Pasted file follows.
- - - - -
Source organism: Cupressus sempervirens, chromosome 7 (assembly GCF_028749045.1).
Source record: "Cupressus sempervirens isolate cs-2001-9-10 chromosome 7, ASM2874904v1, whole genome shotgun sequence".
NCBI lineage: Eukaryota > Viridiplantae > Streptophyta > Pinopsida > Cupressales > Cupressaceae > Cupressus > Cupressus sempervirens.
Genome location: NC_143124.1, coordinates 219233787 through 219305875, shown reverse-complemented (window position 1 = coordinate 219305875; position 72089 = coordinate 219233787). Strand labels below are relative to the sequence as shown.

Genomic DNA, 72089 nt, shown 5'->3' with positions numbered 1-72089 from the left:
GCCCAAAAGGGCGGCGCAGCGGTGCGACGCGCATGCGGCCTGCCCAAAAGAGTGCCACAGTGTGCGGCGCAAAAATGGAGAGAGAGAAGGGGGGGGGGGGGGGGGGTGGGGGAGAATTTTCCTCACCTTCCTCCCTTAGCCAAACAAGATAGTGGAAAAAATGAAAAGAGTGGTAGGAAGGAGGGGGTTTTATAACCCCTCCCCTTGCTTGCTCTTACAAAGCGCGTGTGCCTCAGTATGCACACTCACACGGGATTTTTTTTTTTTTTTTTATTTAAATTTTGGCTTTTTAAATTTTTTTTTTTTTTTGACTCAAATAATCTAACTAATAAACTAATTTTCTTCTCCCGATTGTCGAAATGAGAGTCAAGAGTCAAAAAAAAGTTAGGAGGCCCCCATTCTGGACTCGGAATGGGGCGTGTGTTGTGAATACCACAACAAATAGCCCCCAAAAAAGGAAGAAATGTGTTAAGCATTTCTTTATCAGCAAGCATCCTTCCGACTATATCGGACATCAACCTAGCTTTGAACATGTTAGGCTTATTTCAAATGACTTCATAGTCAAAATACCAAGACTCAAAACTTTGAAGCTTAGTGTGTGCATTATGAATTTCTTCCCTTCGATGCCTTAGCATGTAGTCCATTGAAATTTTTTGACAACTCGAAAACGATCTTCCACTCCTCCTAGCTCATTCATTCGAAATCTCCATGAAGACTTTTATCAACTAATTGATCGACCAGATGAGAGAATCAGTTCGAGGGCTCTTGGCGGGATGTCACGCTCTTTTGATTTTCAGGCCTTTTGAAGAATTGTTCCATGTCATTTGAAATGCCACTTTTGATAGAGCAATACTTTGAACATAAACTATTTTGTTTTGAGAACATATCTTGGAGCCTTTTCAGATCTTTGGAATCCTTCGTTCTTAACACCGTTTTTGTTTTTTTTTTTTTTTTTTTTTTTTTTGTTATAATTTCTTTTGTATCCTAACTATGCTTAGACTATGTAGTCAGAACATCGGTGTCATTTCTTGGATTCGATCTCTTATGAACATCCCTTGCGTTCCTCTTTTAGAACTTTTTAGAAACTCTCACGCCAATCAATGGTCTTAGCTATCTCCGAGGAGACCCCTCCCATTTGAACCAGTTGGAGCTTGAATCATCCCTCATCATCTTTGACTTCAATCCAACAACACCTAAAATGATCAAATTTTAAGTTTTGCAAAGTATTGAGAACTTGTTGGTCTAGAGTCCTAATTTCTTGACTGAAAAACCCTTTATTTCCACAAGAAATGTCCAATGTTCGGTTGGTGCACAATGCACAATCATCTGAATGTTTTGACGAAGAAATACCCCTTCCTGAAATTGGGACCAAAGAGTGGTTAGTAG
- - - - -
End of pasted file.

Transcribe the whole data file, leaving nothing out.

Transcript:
Source organism: Cupressus sempervirens, chromosome 7 (assembly GCF_028749045.1).
Source record: "Cupressus sempervirens isolate cs-2001-9-10 chromosome 7, ASM2874904v1, whole genome shotgun sequence".
NCBI lineage: Eukaryota > Viridiplantae > Streptophyta > Pinopsida > Cupressales > Cupressaceae > Cupressus > Cupressus sempervirens.
Genome location: NC_143124.1, coordinates 219233787 through 219305875, shown reverse-complemented (window position 1 = coordinate 219305875; position 72089 = coordinate 219233787). Strand labels below are relative to the sequence as shown.

Genomic DNA, 72089 nt, shown 5'->3' with positions numbered 1-72089 from the left:
GCCCAAAAGGGCGGCGCAGCGGTGCGACGCGCATGCGGCCTGCCCAAAAGAGTGCCACAGTGTGCGGCGCAAAAATGGAGAGAGAGAAGGGGGGGGGGGGGGGGGGTGGGGGAGAATTTTCCTCACCTTCCTCCCTTAGCCAAACAAGATAGTGGAAAAAATGAAAAGAGTGGTAGGAAGGAGGGGGTTTTATAACCCCTCCCCTTGCTTGCTCTTACAAAGCGCGTGTGCCTCAGTATGCACACTCACACGGGATTTTTTTTTTTTTTTTTATTTAAATTTTGGCTTTTTAAATTTTTTTTTTTTTTTGACTCAAATAATCTAACTAATAAACTAATTTTCTTCTCCCGATTGTCGAAATGAGAGTCAAGAGTCAAAAAAAAGTTAGGAGGCCCCCATTCTGGACTCGGAATGGGGCGTGTGTTGTGAATACCACAACAAATAGCCCCCAAAAAAGGAAGAAATGTGTTAAGCATTTCTTTATCAGCAAGCATCCTTCCGACTATATCGGACATCAACCTAGCTTTGAACATGTTAGGCTTATTTCAAATGACTTCATAGTCAAAATACCAAGACTCAAAACTTTGAAGCTTAGTGTGTGCATTATGAATTTCTTCCCTTCGATGCCTTAGCATGTAGTCCATTGAAATTTTTTGACAACTCGAAAACGATCTTCCACTCCTCCTAGCTCATTCATTCGAAATCTCCATGAAGACTTTTATCAACTAATTGATCGACCAGATGAGAGAATCAGTTCGAGGGCTCTTGGCGGGATGTCACGCTCTTTTGATTTTCAGGCCTTTTGAAGAATTGTTCCATGTCATTTGAAATGCCACTTTTGATAGAGCAATACTTTGAACATAAACTATTTTGTTTTGAGAACATATCTTGGAGCCTTTTCAGATCTTTGGAATCCTTCGTTCTTAACACCGTTTTTGTTTTTTTTTTTTTTTTTTTTTTTTTTGTTATAATTTCTTTTGTATCCTAACTATGCTTAGACTATGTAGTCAGAACATCGGTGTCATTTCTTGGATTCGATCTCTTATGAACATCCCTTGCGTTCCTCTTTTAGAACTTTTTAGAAACTCTCACGCCAATCAATGGTCTTAGCTATCTCCGAGGAGACCCCTCCCATTTGAACCAGTTGGAGCTTGAATCATCCCTCATCATCTTTGACTTCAATCCAACAACACCTAAAATGATCAAATTTTAAGTTTTGCAAAGTATTGAGAACTTGTTGGTCTAGAGTCCTAATTTCTTGACTGAAAAACCCTTTATTTCCACAAGAAATGTCCAATGTTCGGTTGGTGCACAATGCACAATCATCTGAATGTTTTGACGAAGAAATACCCCTTCCTGAAATTGGGACCAAAGAGTGGTTAGTAG